A population of highly energetic transient events in the centres of active galaxies
Bruce A.; Meikle W. P. S.; Valenti S.; Smith K. W.; Lawrence A.; Smartt S. J.; Chambers K. C.; Magnier E. A.; Kudritzki R.-P.; Kaiser N.; Kankare E.; Hutton S. J.; Huber M. E.; Lundqvist P.; Waters C.; Kotak R.; Fraser M.; Wainscoat R. J.; Harmanen J.; Ward M. J.; Kangas T.; Reynolds T.; Pastorello A.; Inserra C.; Hodapp K. W.; Mattila S.; Tonry J. L.; Romero-Cañizales C.
Recent all-sky surveys have led to the discovery of new types of
transients. These include stars disrupted by the central supermassive
black hole, and supernovae that are 10-100 times more energetic than
typical ones. However, the nature of even more energetic transients that
apparently occur in the innermost regions of their host galaxies is
hotly debated1-3. Here we report the discovery of the most
energetic of these to date: PS1-10adi, with a total radiated energy of
2.3 × 1052 erg. The slow evolution of its light curve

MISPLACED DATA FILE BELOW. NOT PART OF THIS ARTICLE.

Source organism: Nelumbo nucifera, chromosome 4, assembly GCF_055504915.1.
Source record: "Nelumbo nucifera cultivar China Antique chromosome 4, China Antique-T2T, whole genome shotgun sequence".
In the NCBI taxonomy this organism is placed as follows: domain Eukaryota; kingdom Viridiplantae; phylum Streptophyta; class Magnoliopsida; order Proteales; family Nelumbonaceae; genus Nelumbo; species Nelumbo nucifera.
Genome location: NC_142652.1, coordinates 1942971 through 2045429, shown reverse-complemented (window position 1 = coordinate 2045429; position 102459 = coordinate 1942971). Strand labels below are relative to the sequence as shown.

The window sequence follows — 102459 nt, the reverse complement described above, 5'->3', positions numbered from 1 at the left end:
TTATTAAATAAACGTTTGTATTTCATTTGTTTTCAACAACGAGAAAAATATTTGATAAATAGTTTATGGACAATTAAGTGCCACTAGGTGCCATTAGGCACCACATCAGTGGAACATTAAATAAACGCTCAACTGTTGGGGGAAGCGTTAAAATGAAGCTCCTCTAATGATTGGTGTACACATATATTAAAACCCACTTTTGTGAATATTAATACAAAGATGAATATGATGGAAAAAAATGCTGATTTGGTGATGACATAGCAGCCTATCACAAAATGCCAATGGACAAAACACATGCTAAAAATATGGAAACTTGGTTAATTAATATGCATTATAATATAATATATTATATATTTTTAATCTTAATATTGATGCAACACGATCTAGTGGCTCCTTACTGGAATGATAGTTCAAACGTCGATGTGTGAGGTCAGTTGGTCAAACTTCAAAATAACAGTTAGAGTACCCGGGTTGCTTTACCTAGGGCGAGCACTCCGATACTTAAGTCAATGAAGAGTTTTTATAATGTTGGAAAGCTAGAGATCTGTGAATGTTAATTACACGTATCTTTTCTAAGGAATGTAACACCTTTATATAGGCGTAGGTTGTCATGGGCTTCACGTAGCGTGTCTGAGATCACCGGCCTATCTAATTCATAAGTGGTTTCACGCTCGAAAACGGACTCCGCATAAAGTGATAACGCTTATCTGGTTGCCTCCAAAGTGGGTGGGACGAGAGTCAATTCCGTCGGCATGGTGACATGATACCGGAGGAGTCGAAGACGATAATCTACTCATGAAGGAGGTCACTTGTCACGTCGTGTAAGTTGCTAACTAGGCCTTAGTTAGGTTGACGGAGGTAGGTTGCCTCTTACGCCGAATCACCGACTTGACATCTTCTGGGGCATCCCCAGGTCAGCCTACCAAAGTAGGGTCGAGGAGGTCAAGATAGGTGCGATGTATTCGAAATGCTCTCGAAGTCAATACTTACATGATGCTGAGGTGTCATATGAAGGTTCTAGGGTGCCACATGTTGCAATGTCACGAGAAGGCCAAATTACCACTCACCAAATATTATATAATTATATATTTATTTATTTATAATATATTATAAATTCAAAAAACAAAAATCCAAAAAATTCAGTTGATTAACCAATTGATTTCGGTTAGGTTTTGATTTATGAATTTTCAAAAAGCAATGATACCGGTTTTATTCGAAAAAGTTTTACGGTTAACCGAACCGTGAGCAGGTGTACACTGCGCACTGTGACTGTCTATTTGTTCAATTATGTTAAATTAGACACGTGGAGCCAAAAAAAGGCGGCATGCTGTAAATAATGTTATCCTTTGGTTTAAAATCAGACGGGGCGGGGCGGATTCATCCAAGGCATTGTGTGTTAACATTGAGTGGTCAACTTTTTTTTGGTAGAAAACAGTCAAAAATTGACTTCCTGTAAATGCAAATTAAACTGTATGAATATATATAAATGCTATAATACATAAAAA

and persistently narrow spectral lines over ˜ 3 yr are
inconsistent with known types of recurring black hole variability. The
observed properties imply powering by shock interaction between
expanding material and large quantities of surrounding dense matter.
Plausible sources of this expanding material are a star that has been
tidally disrupted by the central black hole, or a supernova. Both could
satisfy the energy budget. For the former, we would be forced to invoke
a new and hitherto unseen variant of a tidally disrupted star, while a
supernova origin relies principally on environmental effects resulting
from its nuclear location. Remarkably, we also discover that PS1-10adi
is not an isolated case. We therefore surmise that this new population
of transients has previously been overlooked due to incorrect
association with underlying central black hole activity.
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